Wait, How is That Latino? My Response to Café Onda’s Call for Dialogue
Last month, I was living and working in Minneapolis, Minnesota on a show called DJ Latinidad’s Latino Dance Party. What just popped up in your head? Probably some sort of idea of what the show looks like, what it’s about, what music is being played, etc. It’s natural, it’s the way our brains work; we are prompted by a concept and we form what we think that concept is.
However, when it comes to seeing, experiencing, and reviewing theatre, those preconceived notions of what things “ought” to be, look like, sound like, they should be managed and tucked away into the pockets of your mind, which is part of what makes being a good reviewer difficult.
I read a post on HowlRound titled “Cultural Microaggressions in Theatre Reviews: A Call for Dialogue.” Sighs of relief accompanied my reading of this article, relief because I wasn’t alone. I wasn’t the only one who cringed when reading reviews riddled by problematic phrasing and critiques. I can’t tell you how it feels to read reviews for DJ Latinidad, or any show that I’ve done dealing with cultural identity. Most of the time it consists of holding my breath, waiting for that “spicy” reference or how much “flavor” we have. Yeah, it’s 2016 and Latinos are still being described as a food group.
I think it’s a scary thought for an audience to entertain, “Hey, I’ve been taught that this particular group of people are different from me, radically different. But, when I open my eyes, wait, they aren’t so different from me.” If we let theatre do its magical job, we’ll be able to see that we all laugh, we all feel loss, and we all love.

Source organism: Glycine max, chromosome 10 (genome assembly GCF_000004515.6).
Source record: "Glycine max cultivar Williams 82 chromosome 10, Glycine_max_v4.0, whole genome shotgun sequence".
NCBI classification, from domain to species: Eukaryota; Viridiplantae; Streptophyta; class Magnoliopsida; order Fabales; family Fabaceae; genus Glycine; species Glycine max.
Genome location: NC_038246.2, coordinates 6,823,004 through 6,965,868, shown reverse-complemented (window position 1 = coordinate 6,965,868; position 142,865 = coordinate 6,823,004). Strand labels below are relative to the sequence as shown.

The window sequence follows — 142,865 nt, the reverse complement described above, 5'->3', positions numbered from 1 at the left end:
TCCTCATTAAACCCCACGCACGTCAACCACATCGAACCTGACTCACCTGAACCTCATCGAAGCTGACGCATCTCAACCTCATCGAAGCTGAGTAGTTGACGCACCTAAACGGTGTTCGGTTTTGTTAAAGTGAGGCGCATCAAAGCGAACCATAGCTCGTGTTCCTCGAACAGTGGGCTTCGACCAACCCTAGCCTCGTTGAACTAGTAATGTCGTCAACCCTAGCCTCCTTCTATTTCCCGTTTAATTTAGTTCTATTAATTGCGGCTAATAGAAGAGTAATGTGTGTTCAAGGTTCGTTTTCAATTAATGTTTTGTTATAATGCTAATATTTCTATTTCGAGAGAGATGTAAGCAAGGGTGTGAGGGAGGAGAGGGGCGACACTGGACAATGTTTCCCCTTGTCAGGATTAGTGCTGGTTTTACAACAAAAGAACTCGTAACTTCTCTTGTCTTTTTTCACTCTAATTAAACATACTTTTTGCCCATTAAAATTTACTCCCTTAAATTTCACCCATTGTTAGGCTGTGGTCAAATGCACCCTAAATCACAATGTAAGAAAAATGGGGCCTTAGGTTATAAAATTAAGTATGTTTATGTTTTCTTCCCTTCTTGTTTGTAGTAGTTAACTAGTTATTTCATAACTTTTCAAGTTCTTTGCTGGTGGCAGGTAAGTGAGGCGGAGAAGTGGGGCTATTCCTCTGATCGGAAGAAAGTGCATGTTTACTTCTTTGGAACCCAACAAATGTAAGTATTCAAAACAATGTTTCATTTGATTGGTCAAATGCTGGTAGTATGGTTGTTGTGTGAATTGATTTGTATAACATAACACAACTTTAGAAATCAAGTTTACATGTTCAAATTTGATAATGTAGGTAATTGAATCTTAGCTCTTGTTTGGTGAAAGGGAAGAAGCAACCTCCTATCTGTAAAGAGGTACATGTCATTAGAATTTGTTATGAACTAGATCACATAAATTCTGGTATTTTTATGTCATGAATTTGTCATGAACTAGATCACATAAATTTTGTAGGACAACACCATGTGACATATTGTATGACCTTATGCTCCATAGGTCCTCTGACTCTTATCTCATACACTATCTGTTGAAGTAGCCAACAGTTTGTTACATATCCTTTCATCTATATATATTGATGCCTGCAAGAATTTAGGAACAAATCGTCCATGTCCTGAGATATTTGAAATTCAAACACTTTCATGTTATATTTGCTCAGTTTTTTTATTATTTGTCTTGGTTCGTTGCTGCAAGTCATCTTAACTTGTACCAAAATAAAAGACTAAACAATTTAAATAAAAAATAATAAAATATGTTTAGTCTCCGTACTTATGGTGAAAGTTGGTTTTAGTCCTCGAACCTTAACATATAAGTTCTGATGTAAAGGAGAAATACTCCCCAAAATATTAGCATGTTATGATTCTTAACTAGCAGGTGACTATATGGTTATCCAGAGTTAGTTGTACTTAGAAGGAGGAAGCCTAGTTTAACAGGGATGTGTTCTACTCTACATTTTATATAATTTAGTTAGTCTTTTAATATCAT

Then, I read a separate response to the HowlRound post by Matt Bardot titled “What Flavor Am I?” I was so happy to have read this, and excited that someone was speaking out. If you read his article and mine back to back, it is incredible to see how much we share. There are many days I am writing about issues like cultural microaggressions that rile me up, and I wonder if I’m alone in the frustration of fighting to be seen as a human being. I am not. We are not. Now more than ever, we need to use our voices to empower one another and our communities.
My experience with having audiences and critics review DJ Latinidad’s Latino Dance Party has been…interesting and inherently racist. The show consists of several one-act plays, and lots and lots of dancing. Some of the most “interesting” feedback from our show has been the question, “But what makes that piece Latino?” That question irks me in oh so many ways. It implies that the show isn’t “Latino enough.” We’re not wearing enough sombreros and speaking only in Spanish, or constantly discussing immigration and socio-economic status—because that’s all we think about, right? It implies that sticking to our “Latino” issues is what makes us…Latino. How dare we go outside your sharply drawn box and explore cultural identity in a way that looks different than what’s been done before. This idea of being “Latino enough” has chased me for as long as I can remember.